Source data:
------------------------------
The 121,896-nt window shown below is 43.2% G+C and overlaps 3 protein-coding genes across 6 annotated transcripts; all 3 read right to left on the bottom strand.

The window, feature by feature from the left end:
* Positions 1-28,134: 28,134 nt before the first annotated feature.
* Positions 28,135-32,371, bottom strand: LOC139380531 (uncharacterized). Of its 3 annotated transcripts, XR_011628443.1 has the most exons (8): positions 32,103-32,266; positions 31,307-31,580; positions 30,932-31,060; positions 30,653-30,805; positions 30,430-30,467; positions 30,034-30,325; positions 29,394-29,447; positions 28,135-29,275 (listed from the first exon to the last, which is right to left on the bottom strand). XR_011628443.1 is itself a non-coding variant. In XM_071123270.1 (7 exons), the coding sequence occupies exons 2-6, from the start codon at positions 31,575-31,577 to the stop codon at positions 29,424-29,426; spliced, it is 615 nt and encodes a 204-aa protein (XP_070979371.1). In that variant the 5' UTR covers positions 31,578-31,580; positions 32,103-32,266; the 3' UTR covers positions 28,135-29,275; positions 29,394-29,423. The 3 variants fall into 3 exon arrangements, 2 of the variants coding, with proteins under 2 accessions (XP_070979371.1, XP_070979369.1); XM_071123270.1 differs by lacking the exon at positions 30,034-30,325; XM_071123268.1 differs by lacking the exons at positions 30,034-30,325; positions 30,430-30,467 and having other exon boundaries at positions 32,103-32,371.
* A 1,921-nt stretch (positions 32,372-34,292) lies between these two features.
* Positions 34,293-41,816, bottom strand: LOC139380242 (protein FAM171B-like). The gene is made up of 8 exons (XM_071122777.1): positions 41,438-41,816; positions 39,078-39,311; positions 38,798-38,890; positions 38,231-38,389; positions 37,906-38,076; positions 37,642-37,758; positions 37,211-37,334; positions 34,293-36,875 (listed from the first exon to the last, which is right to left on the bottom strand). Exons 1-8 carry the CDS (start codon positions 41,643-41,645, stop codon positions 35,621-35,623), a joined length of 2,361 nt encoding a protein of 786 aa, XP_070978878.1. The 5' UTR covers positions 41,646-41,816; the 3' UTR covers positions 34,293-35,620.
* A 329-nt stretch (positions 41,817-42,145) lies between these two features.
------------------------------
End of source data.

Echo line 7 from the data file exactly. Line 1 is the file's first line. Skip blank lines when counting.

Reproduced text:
* A 329-nt stretch (positions 41,817-42,145) lies between these two features.